Introduction, or why would you need a Business Analyst at all
The majority of people think that the only person required for any program creation is a developer, because he is the one who writes code and makes a customer’s dream come true. However, who really knows what hides behind that “dream”? In reality, there is a huge gulf between what a customer says and what a developer creates in the end. The reason for this is not a lack of desire to communicate or misunderstanding, but the fact that the customer mainly thinks about what this program should do and what purposes it should serve, whilst the developer concentrates on how this program has to work, how to gain the data, what would the name of a new column in a data table be and so on, in other words, to think about the details of implementation.
Since both developers and customers are busy people, clarification of details looks like several questions-and-answers rounds, and it is never clear when this or that decision was made and how the ideas changed in the process of discussion. But the main disadvantage of this type of communication is that the developer asks HOW, but the customer doesn’t know how, he knows WHY and is barely interested in the rest. Moreover, usually when answering the question HOW the customer backs himself into a corner, because he cannot and does not know how many options there are available to fulfill his needs and which way is optimal. But the developer is just doing what he’s been told. And as a result, we have a situation when a puzzled customer asks why the program doesn’t fit his perception of the world and the puzzled developer says that he only did what he’d been asked to do.
Even judging by the name of the profession itself, Business Analytics deals not only with requirements gathering, but with their analysis a well, and that means the search for the optimal way of reaching the customer’s goal. This way, the analyst should know both WHY the client need this or that functionality as well as HOW competitors deals with it and WHAT is the best way to implement every single detail of it.
Analyst in Agile
Today, flexible software development methods are gaining popularity.
Generally, when considering the possibility of switching to it – and even in the process of switching or initial use – a number of questions inevitably arise. One of them is the need for the participation of a business analyst in the development process.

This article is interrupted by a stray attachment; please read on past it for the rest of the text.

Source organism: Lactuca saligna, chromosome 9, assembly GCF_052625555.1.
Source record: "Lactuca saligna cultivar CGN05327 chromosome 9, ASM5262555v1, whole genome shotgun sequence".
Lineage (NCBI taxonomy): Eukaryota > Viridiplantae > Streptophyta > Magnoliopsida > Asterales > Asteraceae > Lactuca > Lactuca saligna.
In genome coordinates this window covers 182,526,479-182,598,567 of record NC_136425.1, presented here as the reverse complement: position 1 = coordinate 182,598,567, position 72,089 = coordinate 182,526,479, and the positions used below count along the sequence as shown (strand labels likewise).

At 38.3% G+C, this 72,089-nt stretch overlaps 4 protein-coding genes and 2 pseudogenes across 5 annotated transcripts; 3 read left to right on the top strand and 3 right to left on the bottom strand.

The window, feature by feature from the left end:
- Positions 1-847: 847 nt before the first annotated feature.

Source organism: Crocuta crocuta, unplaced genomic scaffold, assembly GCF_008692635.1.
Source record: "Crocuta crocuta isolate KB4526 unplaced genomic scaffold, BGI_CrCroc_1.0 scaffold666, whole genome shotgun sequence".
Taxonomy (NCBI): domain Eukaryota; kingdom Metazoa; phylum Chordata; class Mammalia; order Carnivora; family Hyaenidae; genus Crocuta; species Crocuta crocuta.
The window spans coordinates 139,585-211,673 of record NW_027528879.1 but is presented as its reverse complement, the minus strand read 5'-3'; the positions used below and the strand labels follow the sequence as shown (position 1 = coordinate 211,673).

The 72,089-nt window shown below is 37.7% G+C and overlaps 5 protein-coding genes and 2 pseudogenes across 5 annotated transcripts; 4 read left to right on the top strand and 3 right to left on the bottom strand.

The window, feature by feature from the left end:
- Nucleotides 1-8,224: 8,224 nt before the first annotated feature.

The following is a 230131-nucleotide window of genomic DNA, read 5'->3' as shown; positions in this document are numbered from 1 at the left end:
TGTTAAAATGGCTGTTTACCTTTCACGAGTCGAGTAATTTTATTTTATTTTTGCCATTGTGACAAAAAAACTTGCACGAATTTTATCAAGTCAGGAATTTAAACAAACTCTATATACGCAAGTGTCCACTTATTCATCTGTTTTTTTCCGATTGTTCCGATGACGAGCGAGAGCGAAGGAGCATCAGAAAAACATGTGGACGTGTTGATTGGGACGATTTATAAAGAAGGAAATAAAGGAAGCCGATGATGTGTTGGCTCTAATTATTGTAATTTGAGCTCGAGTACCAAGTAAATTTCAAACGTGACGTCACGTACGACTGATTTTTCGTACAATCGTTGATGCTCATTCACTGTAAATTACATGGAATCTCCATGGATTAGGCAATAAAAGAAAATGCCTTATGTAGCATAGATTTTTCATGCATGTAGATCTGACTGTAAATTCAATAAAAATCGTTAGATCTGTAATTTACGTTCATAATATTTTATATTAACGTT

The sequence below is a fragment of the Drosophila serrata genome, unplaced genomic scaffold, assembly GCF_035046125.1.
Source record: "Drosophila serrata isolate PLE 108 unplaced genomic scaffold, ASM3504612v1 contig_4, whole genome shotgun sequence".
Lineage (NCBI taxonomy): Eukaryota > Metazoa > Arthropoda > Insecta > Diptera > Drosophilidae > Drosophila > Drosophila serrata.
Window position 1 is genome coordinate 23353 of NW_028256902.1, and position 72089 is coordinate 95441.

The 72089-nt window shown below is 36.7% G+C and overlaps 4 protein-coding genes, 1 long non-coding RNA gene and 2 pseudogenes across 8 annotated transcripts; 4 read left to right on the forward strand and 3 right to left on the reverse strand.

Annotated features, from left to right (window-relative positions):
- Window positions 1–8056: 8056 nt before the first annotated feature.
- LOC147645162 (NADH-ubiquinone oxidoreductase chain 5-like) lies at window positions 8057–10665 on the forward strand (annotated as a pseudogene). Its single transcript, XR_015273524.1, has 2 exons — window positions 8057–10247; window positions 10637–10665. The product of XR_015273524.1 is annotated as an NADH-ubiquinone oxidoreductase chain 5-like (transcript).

Everyone is familiar with the main features of the analyst which is essentially gathering requirements and writing a detailed specification of how the system should work. Even before the start of the project the requirements must be collected, the specification should be written, designs worked through, and only then the programmers should begin writing code. This is the beautiful story of how program creation rarely meets reality, even in projects using the waterfall methodology, not to mention SCRUM.
Project documentation tends to become outdated rapidly, especially when it comes to Agile, where changes are considered to be the norm rather than due to force majeure.
In this regard, it is strongly advised to minimize documentation when using Agile methodologies:
- Avoid write-only documentation, i.e. the ones that it is certain no one will read
- Write concisely, highlighting important points and omitting unwanted items, as details vary
- Use more visual images, charts, graphical notation
But this does not mean that everything must be minimized and those minimizations should be crucial, as the absence of documentation will likely lead to the following problems:
- It would be difficult to introduce new people to the project
- There are chances of losing the overall concept and vision of the whole project or its individual parts
- It is difficult to control the quality, because it is not clear what to refer to (especially talking about fully functional regression testing, which is very complicated to automate completely)
- It is difficult to maintain and develop the initial functionality, since everyone has already forgotten what it was exactly and why it was done
- And so on and so forth
In the second part of this article, we will consider functions analyst plays in Agile project and communication patterns between analysts, developers and customers (product owners).